‘Return to The Theatre of Terror’: A Throwback Horror Anthology for All Tastes

Director Tom Ryan’s “Return to The Theatre of Terror” anthology features four unique short horror films with a variety of styles and settings. Courtesy Tom Ryan

By Stephen Appezzato

ATLANTIC HIGHLANDS – From time to time, SModcastle Cinemas will showcase an indie project that punches far above its funding.

On Saturday April 22 at 1:30 p.m., director Tom Ryan will screen his horror film anthology, “Return to The Theatre of Terror,” at the cinema, paying homage to the classic horror anthologies of his childhood.

Inspired by works such as “The Twilight Zone” and “The Outer Limits,” Ryan wanted to honor the genre he and many others enjoyed growing up. “Return to The Theatre of Terror” consists of four short horror and sci-fi films – “Soothsayer,” “Splinter,” “Haunted” and “Robot” – each telling a unique tale.

Ryan, who studied media arts at Jersey City State College (now New Jersey City University), has been in the industry for over 10 years. Growing up he had a knack for classic horror and sci-fi staples, but it wasn’t until the introduction of digital media formats that producing films became easier for new directors. “I found I was able to do a lot of the things that you used to really require funding to do,” he said.

Filming for the anthology kicked off in 2020, beginning with “Soothsayer,” and Ryan persevered through the many new challenges brought about by a lockdown and pandemic.

“We wrapped that one a week before COVID hit, and we didn’t think much of it because at the time it was announced that we were going to be in lockdown for two weeks,” Ryan said.

During the initial two-week halt, Ryan and the crew worked on editing “Soothsayer.”

Though, as Ryan – and the rest of the world – soon witnessed, it was only the beginning of the pandemic. “It left us in a really precarious position where we weren’t sure if we’d be able to finish.”

But the anthology’s production size actually benefitted it in the long run: Ryan navigated the lockdown-related challenges far more easily than most film productions. Taking the necessary precautions to protect the health of his crew and others, “we decided to go on with the show and we wound up shooting right through COVID and making sure everybody was healthy and making sure that everybody felt comfortable about it,” Ryan said. “In actuality, we got through shooting the other three short films without any (COVID-19-related) incident,” he added.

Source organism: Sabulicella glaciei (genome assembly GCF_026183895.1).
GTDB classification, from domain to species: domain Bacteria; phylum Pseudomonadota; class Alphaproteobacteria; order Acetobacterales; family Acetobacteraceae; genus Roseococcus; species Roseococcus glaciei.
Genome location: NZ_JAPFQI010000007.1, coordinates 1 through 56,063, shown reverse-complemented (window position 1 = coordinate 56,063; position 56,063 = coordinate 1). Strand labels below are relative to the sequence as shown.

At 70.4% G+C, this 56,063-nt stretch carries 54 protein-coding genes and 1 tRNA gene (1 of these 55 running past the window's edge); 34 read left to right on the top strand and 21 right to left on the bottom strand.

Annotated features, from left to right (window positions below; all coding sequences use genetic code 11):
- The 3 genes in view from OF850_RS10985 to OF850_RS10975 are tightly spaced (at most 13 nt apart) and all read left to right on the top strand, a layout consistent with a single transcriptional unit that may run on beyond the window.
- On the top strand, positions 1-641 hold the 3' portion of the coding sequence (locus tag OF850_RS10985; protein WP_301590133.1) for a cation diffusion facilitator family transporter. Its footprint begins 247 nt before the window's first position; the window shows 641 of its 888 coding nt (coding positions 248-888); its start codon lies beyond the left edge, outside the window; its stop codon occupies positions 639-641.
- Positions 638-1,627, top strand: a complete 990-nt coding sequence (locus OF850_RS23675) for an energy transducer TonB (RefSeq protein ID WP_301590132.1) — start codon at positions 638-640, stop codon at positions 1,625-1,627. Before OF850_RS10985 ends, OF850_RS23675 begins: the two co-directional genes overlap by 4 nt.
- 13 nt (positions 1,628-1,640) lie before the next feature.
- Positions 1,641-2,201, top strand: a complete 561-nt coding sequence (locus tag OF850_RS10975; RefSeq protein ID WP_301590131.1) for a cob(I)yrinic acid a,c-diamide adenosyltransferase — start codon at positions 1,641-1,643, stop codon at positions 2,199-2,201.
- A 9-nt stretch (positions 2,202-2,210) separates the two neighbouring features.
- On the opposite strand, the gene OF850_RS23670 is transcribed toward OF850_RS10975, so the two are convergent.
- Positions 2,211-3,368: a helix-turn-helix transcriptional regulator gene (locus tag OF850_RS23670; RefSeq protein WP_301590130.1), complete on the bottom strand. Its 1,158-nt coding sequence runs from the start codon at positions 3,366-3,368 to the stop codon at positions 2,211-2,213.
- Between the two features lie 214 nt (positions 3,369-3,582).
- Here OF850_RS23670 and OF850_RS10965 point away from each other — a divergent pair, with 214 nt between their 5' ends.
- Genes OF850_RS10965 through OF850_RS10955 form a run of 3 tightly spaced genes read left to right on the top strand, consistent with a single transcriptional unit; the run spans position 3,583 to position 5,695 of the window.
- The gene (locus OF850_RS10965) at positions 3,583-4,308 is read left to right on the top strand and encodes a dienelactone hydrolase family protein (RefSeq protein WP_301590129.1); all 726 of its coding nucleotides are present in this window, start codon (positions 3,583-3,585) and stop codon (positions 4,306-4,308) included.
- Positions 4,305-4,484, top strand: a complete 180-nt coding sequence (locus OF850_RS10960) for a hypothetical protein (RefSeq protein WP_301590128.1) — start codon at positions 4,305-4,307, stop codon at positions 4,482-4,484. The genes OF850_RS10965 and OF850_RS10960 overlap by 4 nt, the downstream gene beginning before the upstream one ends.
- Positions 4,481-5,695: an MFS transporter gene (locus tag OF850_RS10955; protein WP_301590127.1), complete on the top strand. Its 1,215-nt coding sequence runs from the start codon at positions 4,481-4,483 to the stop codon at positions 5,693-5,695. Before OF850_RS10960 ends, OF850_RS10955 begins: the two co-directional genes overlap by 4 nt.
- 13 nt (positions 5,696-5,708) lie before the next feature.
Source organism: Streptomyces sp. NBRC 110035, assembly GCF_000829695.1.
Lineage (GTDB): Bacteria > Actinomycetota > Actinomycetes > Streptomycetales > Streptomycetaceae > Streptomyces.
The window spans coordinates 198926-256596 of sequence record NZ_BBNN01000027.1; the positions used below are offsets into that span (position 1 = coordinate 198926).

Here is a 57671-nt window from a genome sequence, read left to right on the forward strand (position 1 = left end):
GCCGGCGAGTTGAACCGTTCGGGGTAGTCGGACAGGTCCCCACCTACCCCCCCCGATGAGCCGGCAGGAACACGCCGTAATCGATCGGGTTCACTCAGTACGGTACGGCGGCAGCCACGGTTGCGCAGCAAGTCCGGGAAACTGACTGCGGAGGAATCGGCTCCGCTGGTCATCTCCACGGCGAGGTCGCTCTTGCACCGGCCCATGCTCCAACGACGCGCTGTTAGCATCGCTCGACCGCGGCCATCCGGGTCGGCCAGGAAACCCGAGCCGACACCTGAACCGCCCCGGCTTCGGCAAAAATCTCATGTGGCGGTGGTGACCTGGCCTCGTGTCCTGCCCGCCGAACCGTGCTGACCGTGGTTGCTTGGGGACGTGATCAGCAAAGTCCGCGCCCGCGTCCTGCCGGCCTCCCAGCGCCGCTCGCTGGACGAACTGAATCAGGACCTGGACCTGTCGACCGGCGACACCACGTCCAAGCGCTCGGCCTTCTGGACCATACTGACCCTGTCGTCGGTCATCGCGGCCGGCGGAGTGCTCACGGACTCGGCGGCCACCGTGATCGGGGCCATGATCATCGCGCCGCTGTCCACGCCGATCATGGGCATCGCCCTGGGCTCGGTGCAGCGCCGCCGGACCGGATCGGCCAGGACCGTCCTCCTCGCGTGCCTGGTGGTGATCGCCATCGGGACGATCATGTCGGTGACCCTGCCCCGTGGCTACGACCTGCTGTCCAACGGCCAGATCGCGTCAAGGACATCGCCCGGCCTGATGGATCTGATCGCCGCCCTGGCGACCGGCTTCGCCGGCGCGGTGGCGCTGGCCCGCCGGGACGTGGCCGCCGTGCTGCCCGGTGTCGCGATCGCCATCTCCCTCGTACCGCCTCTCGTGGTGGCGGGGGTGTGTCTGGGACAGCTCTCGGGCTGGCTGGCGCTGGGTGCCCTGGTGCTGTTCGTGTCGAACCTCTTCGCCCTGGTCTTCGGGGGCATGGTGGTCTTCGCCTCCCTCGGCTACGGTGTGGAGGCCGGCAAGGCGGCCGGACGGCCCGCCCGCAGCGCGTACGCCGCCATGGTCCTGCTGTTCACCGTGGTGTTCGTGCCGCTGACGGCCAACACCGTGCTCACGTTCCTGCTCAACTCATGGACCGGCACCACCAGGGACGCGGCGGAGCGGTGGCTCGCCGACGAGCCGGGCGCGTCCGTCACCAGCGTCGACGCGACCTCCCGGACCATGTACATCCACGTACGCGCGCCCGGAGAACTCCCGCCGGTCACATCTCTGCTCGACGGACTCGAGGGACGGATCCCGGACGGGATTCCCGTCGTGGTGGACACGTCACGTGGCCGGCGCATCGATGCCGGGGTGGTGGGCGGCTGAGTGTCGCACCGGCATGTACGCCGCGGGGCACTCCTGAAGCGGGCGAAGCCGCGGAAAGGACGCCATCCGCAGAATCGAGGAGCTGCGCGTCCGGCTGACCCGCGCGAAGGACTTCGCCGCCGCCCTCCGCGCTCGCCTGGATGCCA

Though, like many long-term projects, a few unforeseen issues arose during the filming process, creating unique challenges for the crew.

“The really interesting thing about when you’re doing independent films is there will always be obstacles that you couldn’t have possibly foreseen,” Ryan said.

Ryan and his crew filmed the anthology during lockdown, navigating the unforeseen challenges that accompanied the COVID-19 pandemic. Courtesy Tom Ryan

“I try to be very prepared for every film that we work on and I try to look for every possible issue that could arise during the production” but, “you always arrive on set and there’s the one thing you didn’t think about.”

In one of the more memorable instances, while filming “Robot,” despite the months of pre-production work and logistics, the weather took a leading role: A hurricane hit the set location, knocking out the house’s electricity and plumbing. Amidst torrential downpours, the crew trudged on. “We just shot as much as we could that day before our batteries ran out, and we got a lot of great stuff.” Luckily, the issue was resolved the next day, allowing the crew to complete the filming.

Unlike many lower-budget indie film productions which tend to stay in one place to minimize costs, Ryan filmed his four features all across the state, taking advantage of New Jersey’s diverse location offerings. From Belvidere to Jersey City, the anthology incorporates a variety of unique sets that were planned months in advance.

Ryan also took a moment to reflect on the industry-wide trends he’s witnessed.

“I do see independent horror growing,” he said. “I think we’ve seen the recent success of a couple of independent horror films that had limited theatrical runs, that garnered much more money at the box office than they actually cost to make. I think that’s starting to get peoples’ attention, that you don’t need to pour millions into a film in order to guarantee a good return or in order to come out with a good product.”

Ryan raised the point of the increasing prominence of streaming services in the entertainment industry, and their impact on the market. “It’s a little bit harder to get attention on your project because of the amount of streaming services and they’re all creating their own content and originals. And so, it’s a little bit harder, but at this point I think it’s moving in the right direction,” he said.

Saturday April 22, film junkies and casual fans alike can enjoy a screening of “Return to The Theatre of Terror,” what Ryan calls a “family-friendly” horror anthology – if your family is into that kind of thing – that has something to offer for all tastes. For tickets, visit smodcastlecinemas.com.

The article originally appeared in the April 13 – 19, 2023 print edition of The Two River Times.


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